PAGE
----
Rand Paul Explains Black History to Black People
Sen. Rand Paul, R-Ky., addressing the Conservative Political Action Conference in Oxon Hill, Md., in March 2013.
Photo Credit: © Jenny Warburg
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WASHINGTON, D.C. -- If, in his speech to the students of the historically black Howard University on Wednesday, Sen. Rand Paul, R-Ky., sought to demonstrate he was down with the concerns of African Americans, his approach left a bit to be desired.
He explained black history to black people. He suggested that he was brave to have shown up. He quoted a poem that is said to be the lament of a sexually frustrated middle-aged man.
Paul went on to deny killing budget autonomy for the District of Columbia, despite the three poison-pill amendments he added to the bill. During the question-and-answer period, he chided a young voting rights activist for comparing voter ID laws to the obstructions African Americans faced at the polls during Jim Crow. And he said he had nothing against the 1964 Civil Rights Act -- despite being on record as opposing the provision that desegregated the lunch counters that were occupied at great peril by the Freedom Riders who fought the South's Jim Crow laws.
In short, Rand Paul delivered a pretty embarrassing performance, but perhaps not in ways that the audience for whom his speech I believe his speech was intended -- Republican primary voters -- would notice.
Not that all was lost for Paul amid the audience in the auditorium of Howard's School of Business: his proposals for ending the mandatory minimum sentences that have led to the incarceration of massive numbers of African Americans for non-violent offenses, and against military intervention abroad, were well-received.
Charity Begins at Home
In apparent preparation for the presidential bid he's contemplating, Paul addressed a polite but skeptical audience in a speech that was part damage-control, part condescending history lesson and part appeal to African-Americans to embrace his neo-libertarian philosophy.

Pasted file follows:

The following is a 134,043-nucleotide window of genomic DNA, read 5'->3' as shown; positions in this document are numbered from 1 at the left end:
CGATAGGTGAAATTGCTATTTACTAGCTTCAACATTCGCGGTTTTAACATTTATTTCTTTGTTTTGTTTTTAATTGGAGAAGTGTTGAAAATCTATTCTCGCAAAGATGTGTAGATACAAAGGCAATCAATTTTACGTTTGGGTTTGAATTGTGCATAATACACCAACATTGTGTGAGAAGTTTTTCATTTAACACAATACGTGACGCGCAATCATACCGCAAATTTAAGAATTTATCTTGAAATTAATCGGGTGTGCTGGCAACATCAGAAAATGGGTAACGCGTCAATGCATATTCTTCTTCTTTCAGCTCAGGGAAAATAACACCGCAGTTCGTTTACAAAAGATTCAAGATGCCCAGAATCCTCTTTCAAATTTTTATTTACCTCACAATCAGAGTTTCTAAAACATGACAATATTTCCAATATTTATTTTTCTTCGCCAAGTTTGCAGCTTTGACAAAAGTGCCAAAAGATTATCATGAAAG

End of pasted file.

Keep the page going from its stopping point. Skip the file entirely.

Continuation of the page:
The damage Paul needs to control is that he did to himself when he went public during his successful 2010 campaign for U.S. Senate with his true feelings about the 1964 Civil Rights Act -- specifically the part that integrated lunch counters, restaurants, and other privately-owned establishments that are open to the public, which, he said, he opposed. But in his speech to the largely African-American audience at Howard, Paul suggested that his position had been "twist[ed] and distort[ed]" by his "political enemies."
(Judge for yourself: Here's Paul on The Rachel Maddow Show in May 2010.)
Just a couple of minutes into his speech, Paul referred to the controversy, attempting to frame it with a T.S. Eliot poem, " The Love Song of J. Alfred Prusock," in ways I found incomprehensible:
When I think of how political enemies often twist and distort my positions I think again of Eliot's words, "when I am pinned and wriggling on the wall," how should I presume? And here I am today at Howard, a historically black college; here I am, a guy who once presumed to discuss a section of the Civil Rights Act. That didn't always go so well for me. Some have said that I'm either brave or crazy to be here today.
(Here I might offer a word to my white brothers: Acting as if it's an act of courage to appear before an audience of black people might be, well, a bit presumptuous.)
When challenged on his Civil Rights Act decision during the question-and-answer session following his speech, Paul artfully asserted that he never voiced opposition to the landmark legislation that ended Jim Crow, saying:
I've never been against the Civil Rights Act, ever. And I continue to be for the Civil Rights Act...There was a long interview that had a long extended conversation about the ramifications beyond which -- and I have been concerned about certain portions of the Civil Rights Act...as they are now being applied to smoking, menus -- you know, listing calories and things on menus -- and so I do question some of the ramifications in the extensions, but I never questioned the Civil Rights Act, and have never come out in opposition to the Civil Rights Act, nor have I offered anything to alter the Civil Rights Act, so your characterization is incorrect.
"Obfuscation would be the charitable word" for that answer, said Professor Greg Carr, chair of Howard's Afro-American Studies Department, in an interview with AlterNet. "I think he would have scored more points if indeed he [showed he] was coming here for a conversation, by saying: ‘These are some of the things I've said in the past, and I don't know that I would necessarily reconsider them, but let me explain to you why I said those things.'"